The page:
Netflix adopts proxy access
Netflix has become the latest US public company to give investors a greater say in who is picked for its board.
According to a regulatory filing, the Netflix board of directors late last month amended and restated the company’s bylaws to add a proxy access provision. The updated bylaws state that a shareholder owning at least 3 percent of the company’s outstanding shares for at least three years may nominate up to the greater of two directors or 20 percent of the board.
The change comes several months after Netflix shareholders voted to approve a non-binding proposal urging the adoption of a proxy access bylaw, which the board had opposed.
The proposal was filed by the New York City pension funds: the New York City Employees’ Retirement System (NYCERS), New York City Fire Pension Fund, New York City Teachers’ Retirement System, New York City Police Pension Fund and New York City Board of Education Retirement System.
When New York City comptroller Scott Stringer, who acts on behalf of New York City pension funds, launched his Boardroom Accountability Project in November 2014, he targeted giving shareowners the ability to nominate and vote for directors to run against a company’s slate. Stringer was the main sponsor of these proxy access proposals from 2015 to 2017.
In February 2018, Stringer issued a report stating that more than 440 US companies, including more than 60 percent of the S&P 500, had enacted proxy access rules. By contrast, only six US companies had ‘meaningful proxy access’ in 2014, according to a note accompanying Stringer’s report.
'This is a welcome and positive step by the Netflix board of directors that marks a major turning point for the company,' Stringer says in a statement. 'By enacting proxy access, Netflix is finally giving investors a meaningful voice in board elections and they are no longer an outlier holding out on their long-term shareowners. That’s good for accountability and independence at Netflix — and for our pension beneficiaries. Now the board of directors has to demonstrate its commitment to addressing shareholder concerns and they should consider a number of other proposals that have received wide support but which the company has not adopted.'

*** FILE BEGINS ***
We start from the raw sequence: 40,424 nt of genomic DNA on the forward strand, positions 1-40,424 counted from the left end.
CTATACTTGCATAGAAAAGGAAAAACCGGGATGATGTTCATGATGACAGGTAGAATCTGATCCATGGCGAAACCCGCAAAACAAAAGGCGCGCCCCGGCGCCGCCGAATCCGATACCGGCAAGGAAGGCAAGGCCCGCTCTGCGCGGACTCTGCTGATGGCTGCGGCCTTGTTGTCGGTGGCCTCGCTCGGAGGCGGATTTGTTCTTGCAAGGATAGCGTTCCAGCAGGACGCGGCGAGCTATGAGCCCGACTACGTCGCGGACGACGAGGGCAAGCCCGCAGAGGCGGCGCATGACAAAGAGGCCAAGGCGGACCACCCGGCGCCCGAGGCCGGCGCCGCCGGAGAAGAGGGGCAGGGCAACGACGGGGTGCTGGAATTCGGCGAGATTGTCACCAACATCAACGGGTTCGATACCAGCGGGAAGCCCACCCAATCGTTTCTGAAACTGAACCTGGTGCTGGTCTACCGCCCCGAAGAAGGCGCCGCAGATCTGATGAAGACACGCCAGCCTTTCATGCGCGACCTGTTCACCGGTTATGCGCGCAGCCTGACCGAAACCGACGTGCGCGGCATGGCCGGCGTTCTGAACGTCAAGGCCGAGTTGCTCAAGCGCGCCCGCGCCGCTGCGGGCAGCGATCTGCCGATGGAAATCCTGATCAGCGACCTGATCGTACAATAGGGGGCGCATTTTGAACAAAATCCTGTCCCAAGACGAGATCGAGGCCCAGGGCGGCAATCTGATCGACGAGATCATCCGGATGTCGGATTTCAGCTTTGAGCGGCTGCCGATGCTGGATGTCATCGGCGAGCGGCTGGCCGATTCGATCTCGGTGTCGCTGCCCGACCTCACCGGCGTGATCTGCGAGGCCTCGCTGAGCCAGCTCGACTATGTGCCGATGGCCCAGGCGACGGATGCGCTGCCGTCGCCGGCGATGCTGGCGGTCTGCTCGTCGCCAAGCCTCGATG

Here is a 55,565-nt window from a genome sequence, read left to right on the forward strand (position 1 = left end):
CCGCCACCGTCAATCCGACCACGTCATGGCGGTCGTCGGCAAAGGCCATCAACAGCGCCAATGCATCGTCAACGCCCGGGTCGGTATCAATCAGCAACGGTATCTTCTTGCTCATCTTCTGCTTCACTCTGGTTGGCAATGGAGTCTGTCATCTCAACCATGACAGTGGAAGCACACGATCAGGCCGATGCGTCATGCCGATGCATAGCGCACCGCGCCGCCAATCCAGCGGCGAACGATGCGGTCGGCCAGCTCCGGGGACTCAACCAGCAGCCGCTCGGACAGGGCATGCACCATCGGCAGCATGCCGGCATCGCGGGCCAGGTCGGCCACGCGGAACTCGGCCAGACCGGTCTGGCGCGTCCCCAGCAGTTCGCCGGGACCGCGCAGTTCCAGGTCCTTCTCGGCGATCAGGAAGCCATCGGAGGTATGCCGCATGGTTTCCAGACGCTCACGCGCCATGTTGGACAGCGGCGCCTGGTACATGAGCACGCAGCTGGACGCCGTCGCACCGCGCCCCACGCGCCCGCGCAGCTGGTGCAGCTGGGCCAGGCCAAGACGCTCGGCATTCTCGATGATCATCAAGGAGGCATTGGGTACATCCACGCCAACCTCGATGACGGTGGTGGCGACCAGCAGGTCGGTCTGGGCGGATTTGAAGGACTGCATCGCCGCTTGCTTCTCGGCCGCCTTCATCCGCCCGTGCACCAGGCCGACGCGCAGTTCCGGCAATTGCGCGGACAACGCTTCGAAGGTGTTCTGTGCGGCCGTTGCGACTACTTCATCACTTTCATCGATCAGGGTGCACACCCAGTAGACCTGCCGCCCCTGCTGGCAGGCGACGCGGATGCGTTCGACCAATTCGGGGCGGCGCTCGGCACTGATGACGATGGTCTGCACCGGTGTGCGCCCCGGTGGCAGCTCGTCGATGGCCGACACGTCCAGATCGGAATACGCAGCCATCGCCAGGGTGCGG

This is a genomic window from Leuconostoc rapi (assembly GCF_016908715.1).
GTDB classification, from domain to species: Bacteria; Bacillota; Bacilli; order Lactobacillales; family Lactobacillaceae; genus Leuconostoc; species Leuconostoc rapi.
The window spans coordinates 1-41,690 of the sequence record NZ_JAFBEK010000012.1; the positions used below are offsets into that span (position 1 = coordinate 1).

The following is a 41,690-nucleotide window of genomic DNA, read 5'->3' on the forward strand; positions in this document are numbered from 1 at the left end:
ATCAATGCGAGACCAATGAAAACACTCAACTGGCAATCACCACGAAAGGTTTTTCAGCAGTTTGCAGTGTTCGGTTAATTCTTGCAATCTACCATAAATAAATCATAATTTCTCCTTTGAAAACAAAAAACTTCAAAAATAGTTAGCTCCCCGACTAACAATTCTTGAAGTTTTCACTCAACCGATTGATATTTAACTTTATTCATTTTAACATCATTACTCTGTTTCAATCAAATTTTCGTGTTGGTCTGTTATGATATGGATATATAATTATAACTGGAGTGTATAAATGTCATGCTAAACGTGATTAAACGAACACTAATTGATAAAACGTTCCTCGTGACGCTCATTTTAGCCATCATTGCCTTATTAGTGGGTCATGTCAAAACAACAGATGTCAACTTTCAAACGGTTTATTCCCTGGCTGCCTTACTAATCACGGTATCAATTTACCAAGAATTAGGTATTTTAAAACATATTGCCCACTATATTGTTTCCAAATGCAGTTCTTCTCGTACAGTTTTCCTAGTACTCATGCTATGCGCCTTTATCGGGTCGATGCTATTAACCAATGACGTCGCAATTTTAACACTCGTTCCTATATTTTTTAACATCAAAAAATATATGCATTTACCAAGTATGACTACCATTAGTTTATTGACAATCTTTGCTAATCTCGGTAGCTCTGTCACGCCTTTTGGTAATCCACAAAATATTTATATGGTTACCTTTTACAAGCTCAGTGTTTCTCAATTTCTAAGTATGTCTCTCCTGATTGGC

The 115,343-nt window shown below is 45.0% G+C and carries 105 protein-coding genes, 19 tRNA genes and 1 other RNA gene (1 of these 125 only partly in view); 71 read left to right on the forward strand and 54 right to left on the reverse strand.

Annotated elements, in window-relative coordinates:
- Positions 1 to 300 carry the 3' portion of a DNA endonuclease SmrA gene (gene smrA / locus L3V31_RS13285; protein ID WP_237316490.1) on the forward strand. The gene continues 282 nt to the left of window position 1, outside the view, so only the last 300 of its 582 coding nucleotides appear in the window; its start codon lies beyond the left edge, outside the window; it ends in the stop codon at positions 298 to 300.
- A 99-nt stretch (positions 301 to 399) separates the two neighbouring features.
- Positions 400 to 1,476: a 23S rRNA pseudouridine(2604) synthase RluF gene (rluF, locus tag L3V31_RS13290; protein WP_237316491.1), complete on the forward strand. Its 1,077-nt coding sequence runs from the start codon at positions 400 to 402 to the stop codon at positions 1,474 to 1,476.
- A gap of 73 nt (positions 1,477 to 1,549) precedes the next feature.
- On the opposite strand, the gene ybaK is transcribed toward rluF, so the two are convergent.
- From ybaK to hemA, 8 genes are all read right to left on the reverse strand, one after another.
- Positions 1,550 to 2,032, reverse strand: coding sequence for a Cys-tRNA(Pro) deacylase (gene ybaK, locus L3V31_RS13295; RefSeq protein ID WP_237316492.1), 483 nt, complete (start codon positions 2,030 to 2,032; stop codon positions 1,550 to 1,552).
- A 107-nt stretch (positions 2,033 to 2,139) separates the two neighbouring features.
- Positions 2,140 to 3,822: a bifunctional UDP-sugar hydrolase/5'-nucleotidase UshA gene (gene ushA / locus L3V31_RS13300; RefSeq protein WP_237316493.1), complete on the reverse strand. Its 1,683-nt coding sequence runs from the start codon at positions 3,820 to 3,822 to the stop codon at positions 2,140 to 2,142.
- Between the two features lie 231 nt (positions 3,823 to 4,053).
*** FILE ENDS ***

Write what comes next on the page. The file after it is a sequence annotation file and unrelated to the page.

In their proposal for Netflix last year, the funds argued that proxy access would make directors more accountable and enhance shareholder value and noted that the terms of the access they suggested were similar to those in vacated SEC Rule 14a-11.
‘The SEC, following extensive analysis and input from market participants, determined that those terms struck the proper balance of providing shareholders with viable proxy access while containing appropriate safeguards,’ the proposers wrote.
Writing in opposition, the board stated that the nominating and governance committee is responsible for evaluating, proposing and approving nominees for election to the board and has a fiduciary duty to act in the best interests of all stockholders when doing so.
‘Stockholders who would be provided with access to the company’s proxy via a proxy access bylaw do not have a similar fiduciary duty,’ the board wrote. ‘These stockholders could nominate directors who advance their own specific agenda without regard to the best interest of the company and its stockholders or to the overall composition of the board, including independence, expertise and diversity considerations.’
Among other things, the board objected that the proxy access proposal could be detrimental to the company due to the ‘increased distraction caused to management and the board from proxy contests, the short-term or special interest focus of directors elected through proxy access and the increase in board turnover, which could create a board without the experience to lead the company to achieve its long-term goals.’
In amending its bylaws generally in accordance with the proposal, Netflix did not provide any comment on the timing or reason for the change. A requests for comment from Netflix was not returned.